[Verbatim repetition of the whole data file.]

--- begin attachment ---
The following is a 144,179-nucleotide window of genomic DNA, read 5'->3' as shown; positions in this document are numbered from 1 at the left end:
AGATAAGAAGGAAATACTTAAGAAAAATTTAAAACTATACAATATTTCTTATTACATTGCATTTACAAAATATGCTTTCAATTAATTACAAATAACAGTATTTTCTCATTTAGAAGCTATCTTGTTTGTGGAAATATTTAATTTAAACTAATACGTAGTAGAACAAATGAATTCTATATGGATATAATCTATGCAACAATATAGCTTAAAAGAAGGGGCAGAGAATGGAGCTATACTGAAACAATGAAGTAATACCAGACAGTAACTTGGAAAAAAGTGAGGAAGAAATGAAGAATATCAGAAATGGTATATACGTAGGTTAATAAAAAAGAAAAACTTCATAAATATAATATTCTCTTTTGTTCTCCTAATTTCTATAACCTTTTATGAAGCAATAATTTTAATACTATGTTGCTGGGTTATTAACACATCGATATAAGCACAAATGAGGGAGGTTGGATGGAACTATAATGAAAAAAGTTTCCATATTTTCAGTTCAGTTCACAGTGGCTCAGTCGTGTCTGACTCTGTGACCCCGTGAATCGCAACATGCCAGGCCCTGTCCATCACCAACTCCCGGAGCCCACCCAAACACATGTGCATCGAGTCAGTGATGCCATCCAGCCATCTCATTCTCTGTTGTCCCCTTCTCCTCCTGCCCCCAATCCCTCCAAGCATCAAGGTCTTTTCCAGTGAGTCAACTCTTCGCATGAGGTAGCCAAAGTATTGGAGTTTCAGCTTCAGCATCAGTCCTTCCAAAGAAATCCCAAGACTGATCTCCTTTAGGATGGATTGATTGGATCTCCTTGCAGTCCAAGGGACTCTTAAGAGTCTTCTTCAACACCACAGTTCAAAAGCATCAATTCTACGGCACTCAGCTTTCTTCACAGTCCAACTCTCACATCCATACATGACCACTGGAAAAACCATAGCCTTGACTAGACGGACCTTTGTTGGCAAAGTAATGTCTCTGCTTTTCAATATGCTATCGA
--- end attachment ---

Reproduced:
The following is a 144,179-nucleotide window of genomic DNA, read 5'->3' as shown; positions in this document are numbered from 1 at the left end:
AGATAAGAAGGAAATACTTAAGAAAAATTTAAAACTATACAATATTTCTTATTACATTGCATTTACAAAATATGCTTTCAATTAATTACAAATAACAGTATTTTCTCATTTAGAAGCTATCTTGTTTGTGGAAATATTTAATTTAAACTAATACGTAGTAGAACAAATGAATTCTATATGGATATAATCTATGCAACAATATAGCTTAAAAGAAGGGGCAGAGAATGGAGCTATACTGAAACAATGAAGTAATACCAGACAGTAACTTGGAAAAAAGTGAGGAAGAAATGAAGAATATCAGAAATGGTATATACGTAGGTTAATAAAAAAGAAAAACTTCATAAATATAATATTCTCTTTTGTTCTCCTAATTTCTATAACCTTTTATGAAGCAATAATTTTAATACTATGTTGCTGGGTTATTAACACATCGATATAAGCACAAATGAGGGAGGTTGGATGGAACTATAATGAAAAAAGTTTCCATATTTTCAGTTCAGTTCACAGTGGCTCAGTCGTGTCTGACTCTGTGACCCCGTGAATCGCAACATGCCAGGCCCTGTCCATCACCAACTCCCGGAGCCCACCCAAACACATGTGCATCGAGTCAGTGATGCCATCCAGCCATCTCATTCTCTGTTGTCCCCTTCTCCTCCTGCCCCCAATCCCTCCAAGCATCAAGGTCTTTTCCAGTGAGTCAACTCTTCGCATGAGGTAGCCAAAGTATTGGAGTTTCAGCTTCAGCATCAGTCCTTCCAAAGAAATCCCAAGACTGATCTCCTTTAGGATGGATTGATTGGATCTCCTTGCAGTCCAAGGGACTCTTAAGAGTCTTCTTCAACACCACAGTTCAAAAGCATCAATTCTACGGCACTCAGCTTTCTTCACAGTCCAACTCTCACATCCATACATGACCACTGGAAAAACCATAGCCTTGACTAGACGGACCTTTGTTGGCAAAGTAATGTCTCTGCTTTTCAATATGCTATCGA